Just six years before the signing of the Utrecht Treaty the fiercely independent kingdom of Scotland had been politely blackmailed into unification with England following its financially devastating attempts at colonizing the Darien rainforest.
Not long before that the Hapsburg-supporting Catalans had welcomed English military support in their war against the Duke of Anjou, who was perceived to be unsympathetic to the preservation of Catalan laws and privileges and eager to replicate his father’s more centralized French state. After the ‘English perfidy’ of Utrecht and inevitable defeat at the hands of the Franco-Castillian Bourbons (led by, of all people, an exiled Scot – the Duke of Berwick), Catalonia would face two centuries of insignificance, castigated, sidelined and stripped of all autonomy by a furiously vengeful Philip V. Scottish influence meanwhile would from now on be measured through the conduit of Westminster.
It was the spur of a period of extraordinary economic and political growth for a fledgling union of Scotland and England, while Castilian-dominated Spain and its humiliated cohort Catalonia would enter a period of stagnation under the Bourbons, falling by the wayside of industrialized modernity.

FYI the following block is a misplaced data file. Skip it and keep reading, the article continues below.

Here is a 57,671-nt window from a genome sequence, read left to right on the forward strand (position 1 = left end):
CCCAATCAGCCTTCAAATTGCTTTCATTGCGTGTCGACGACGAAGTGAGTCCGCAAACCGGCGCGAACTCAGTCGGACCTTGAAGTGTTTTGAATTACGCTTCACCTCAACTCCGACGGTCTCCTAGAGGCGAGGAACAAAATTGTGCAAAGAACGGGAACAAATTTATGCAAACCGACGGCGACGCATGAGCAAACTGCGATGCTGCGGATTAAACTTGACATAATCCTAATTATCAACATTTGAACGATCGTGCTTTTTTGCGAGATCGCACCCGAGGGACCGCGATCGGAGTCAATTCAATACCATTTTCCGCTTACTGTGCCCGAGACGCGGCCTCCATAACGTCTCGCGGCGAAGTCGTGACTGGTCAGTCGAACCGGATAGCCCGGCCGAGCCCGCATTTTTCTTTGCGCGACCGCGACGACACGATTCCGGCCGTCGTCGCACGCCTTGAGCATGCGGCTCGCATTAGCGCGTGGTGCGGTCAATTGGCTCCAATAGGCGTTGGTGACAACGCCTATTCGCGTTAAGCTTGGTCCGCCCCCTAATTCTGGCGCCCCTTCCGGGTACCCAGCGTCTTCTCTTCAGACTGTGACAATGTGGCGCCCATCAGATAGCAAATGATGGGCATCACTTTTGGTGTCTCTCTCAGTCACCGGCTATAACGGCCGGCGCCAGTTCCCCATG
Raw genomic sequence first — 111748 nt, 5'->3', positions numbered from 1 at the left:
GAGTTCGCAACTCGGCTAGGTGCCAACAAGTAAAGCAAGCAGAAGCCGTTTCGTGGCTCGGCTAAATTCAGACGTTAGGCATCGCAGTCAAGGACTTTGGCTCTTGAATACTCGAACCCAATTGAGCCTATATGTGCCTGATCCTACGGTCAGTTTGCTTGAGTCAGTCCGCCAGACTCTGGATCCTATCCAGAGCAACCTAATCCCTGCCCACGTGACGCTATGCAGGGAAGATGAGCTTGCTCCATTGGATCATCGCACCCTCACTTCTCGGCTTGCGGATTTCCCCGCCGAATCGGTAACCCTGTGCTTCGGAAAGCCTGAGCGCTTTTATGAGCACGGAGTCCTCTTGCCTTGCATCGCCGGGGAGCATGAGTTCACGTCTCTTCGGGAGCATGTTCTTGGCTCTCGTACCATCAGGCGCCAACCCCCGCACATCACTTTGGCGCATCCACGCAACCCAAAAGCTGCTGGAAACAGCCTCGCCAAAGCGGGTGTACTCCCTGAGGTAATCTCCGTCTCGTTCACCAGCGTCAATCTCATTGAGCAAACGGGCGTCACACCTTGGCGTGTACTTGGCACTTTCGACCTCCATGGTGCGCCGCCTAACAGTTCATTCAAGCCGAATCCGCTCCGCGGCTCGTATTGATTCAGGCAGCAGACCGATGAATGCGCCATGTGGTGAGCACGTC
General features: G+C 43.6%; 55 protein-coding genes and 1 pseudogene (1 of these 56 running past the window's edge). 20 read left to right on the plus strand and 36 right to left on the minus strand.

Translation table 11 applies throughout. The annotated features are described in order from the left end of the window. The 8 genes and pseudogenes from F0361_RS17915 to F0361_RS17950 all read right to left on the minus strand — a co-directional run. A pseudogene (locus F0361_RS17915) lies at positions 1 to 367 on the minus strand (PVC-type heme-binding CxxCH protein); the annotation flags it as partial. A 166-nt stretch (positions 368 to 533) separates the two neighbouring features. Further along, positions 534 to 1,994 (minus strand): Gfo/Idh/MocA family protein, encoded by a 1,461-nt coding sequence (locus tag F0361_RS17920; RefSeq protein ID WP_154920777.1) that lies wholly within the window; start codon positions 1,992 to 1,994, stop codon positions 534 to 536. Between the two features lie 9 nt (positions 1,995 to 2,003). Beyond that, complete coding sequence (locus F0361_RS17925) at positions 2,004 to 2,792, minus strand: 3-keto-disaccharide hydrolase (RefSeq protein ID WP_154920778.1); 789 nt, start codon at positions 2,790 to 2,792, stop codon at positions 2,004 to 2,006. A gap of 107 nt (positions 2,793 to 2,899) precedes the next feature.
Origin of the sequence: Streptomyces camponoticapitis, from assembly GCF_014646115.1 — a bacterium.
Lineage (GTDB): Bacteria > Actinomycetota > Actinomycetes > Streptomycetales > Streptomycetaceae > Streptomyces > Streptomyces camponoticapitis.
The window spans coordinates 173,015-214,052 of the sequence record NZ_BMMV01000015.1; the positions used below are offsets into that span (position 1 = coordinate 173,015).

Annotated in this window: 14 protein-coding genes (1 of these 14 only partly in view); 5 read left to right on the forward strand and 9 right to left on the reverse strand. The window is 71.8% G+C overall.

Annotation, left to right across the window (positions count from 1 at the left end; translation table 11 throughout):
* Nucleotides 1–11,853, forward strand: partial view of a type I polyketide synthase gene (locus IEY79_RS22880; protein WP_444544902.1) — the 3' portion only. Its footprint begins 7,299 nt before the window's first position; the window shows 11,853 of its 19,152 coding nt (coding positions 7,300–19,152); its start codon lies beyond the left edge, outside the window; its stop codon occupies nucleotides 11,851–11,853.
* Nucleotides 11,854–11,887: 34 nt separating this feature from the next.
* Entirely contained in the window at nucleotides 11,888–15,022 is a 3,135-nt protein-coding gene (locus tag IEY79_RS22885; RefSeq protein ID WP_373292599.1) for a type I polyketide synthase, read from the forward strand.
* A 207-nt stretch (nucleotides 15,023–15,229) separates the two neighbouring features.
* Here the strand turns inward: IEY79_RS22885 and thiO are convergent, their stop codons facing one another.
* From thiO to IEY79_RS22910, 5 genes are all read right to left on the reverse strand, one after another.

Now, three hundred years later in the equally uncertain times of Brexit, those distant events seem somehow relevant.
Scotland, or some of it, seeking independence, sensing its chance at last for a permanent break from Westminster as Britain fragments into polarized self-wounding tribes. A newly confident Catalonia still trying to tear itself from the perceived oppression of Bourbon sovereignty. And the sovereignty of Gibraltar being used as a bargaining chip. We’ve come full circle. Nothing is forever. The rise and fall. Ebbing tides. Seas drain and fill. Ice-caps melt. ‘History doesn’t repeat itself, but it does rhyme,’ said Mark Twain. What next for Gibraltar, in history's rhyme?